This study examines the extent to which immaterial uncorrected errors may combine to affect specific financial ratios. A simulation is performed in which three balance sheet accounts and three related income statement accounts are seeded with immaterial errors. The magnitudes of the errors are controlled so the financial statement account balances are materially correct both individually and in the aggregate. The study examines six materiality heuristics for each of three industry classifications and three different error distribution patterns. For each heuristic/industry combination and error distribution pattern, a 95 percent confidence interval is generated for nine financial ratios. Results indicate that immaterial errors may combine to create substantial variances in some ratios. Profitability ratios based on income statement accounts display wide confidence intervals, while solvency ratios based on balance sheet accounts display relatively narrow intervals. Comparison between a standard normal distribution and a nonsymmetrical error distribution indicates that ratio variances are substantial and sensitive to error patterns even when errors are immaterial. Tests for equality of variances identify significant differences between heuristic methods and between industries. When making the decision regarding requiring entry or waiving discovered errors, the auditor should consider the impact of such errors not only on financial statement balances, but on the ways users may combine those balances.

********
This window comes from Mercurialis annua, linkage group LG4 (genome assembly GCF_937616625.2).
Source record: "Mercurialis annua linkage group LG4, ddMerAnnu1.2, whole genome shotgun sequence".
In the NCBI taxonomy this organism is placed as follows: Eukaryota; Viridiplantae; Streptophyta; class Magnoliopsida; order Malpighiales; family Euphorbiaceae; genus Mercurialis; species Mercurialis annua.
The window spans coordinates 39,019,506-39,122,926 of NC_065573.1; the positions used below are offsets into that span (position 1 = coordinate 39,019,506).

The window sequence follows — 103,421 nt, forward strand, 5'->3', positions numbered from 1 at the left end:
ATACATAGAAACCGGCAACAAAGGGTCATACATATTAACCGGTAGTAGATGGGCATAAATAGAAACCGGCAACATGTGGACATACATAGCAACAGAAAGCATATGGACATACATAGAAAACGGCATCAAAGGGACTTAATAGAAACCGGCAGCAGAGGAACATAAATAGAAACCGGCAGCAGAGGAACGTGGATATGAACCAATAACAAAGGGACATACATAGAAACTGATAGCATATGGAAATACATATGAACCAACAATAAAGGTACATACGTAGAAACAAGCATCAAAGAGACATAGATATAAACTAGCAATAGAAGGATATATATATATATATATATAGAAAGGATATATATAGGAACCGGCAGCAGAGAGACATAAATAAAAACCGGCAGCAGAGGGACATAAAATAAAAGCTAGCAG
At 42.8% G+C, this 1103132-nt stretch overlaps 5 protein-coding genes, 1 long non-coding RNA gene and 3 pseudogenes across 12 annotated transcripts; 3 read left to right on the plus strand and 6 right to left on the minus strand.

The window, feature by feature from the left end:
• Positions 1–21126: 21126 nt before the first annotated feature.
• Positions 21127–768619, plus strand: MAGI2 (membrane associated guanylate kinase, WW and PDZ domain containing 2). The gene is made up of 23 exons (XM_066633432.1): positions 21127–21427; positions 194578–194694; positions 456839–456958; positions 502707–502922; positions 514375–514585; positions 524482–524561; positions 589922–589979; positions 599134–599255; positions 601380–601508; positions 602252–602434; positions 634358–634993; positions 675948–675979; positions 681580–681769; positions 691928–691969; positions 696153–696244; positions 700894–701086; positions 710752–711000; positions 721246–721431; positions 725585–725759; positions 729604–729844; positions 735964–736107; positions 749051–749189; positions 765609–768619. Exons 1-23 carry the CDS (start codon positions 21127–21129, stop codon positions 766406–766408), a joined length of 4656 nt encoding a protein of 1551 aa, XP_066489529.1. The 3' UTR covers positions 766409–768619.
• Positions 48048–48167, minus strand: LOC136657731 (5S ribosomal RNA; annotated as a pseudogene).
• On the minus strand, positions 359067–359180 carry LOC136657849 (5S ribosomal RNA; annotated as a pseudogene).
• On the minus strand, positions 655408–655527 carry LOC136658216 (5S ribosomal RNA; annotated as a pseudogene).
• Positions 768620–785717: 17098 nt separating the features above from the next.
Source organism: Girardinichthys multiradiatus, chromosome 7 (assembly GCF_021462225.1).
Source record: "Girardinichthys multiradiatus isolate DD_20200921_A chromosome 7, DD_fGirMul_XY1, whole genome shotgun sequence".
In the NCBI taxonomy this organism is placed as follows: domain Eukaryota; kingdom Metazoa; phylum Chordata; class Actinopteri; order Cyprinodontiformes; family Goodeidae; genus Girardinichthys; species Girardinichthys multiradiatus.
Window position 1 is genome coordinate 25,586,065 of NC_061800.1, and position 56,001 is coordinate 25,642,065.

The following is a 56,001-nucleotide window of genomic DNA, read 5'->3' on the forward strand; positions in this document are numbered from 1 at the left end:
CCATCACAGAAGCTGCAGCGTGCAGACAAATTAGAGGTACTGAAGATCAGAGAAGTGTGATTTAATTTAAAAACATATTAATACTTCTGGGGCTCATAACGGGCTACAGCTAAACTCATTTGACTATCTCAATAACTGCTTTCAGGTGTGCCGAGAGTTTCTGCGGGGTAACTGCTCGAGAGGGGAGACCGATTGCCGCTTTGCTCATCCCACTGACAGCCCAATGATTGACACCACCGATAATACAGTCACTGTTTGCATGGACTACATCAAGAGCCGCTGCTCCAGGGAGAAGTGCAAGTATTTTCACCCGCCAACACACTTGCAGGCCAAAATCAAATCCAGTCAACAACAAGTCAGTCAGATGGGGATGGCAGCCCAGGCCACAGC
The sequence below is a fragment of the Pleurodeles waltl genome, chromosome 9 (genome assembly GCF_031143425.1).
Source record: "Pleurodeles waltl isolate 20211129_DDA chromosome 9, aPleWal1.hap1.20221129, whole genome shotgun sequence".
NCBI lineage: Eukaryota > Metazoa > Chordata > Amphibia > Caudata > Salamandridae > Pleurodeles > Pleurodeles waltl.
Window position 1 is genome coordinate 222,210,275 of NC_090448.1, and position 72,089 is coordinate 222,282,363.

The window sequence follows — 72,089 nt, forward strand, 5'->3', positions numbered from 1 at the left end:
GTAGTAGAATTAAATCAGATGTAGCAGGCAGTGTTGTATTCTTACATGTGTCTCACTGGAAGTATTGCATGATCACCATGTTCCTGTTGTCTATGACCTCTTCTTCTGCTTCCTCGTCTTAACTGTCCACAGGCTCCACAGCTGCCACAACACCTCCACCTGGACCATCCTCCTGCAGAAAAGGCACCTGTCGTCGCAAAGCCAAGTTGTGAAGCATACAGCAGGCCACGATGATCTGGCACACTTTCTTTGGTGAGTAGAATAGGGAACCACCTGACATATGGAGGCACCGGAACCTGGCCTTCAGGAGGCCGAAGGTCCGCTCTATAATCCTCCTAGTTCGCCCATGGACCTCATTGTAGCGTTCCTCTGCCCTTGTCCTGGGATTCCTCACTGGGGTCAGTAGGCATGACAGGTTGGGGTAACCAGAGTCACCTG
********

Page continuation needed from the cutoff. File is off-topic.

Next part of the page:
Classical supervised learning from a training set of labelled examples assumes that the labels are correct. But in reality labelling errors may originate, for example, from human mistakes, diverging human opinions, or errors of the measuring instruments. In such cases the training set is misleading and in consequence the learning may suffer. In this thesis we consider probabilistic modelling of random label noise. The goal of this research is two-fold. First, to develop new improved algorithms and architectures from a principled footing which are able to detect and bypass the unwanted effects of mislabelling. Second, to study the performance of such methods both empirically and theoretically. We build upon two classical probabilistic classifiers, the normal discriminant analysis and the logistic regression and introduce the label-noise robust versions of these classifiers. We also develop useful extensions such as a sparse extension and a kernel extension in order to broaden applicability of the robust classifiers. Finally, we devise an ensemble of the robust classifiers in order to understand how the robust models perform collectively. Theoretical and empirical analysis of the proposed models show that the new robust models are superior to the traditional approaches in terms of parameter estimation and classification performance.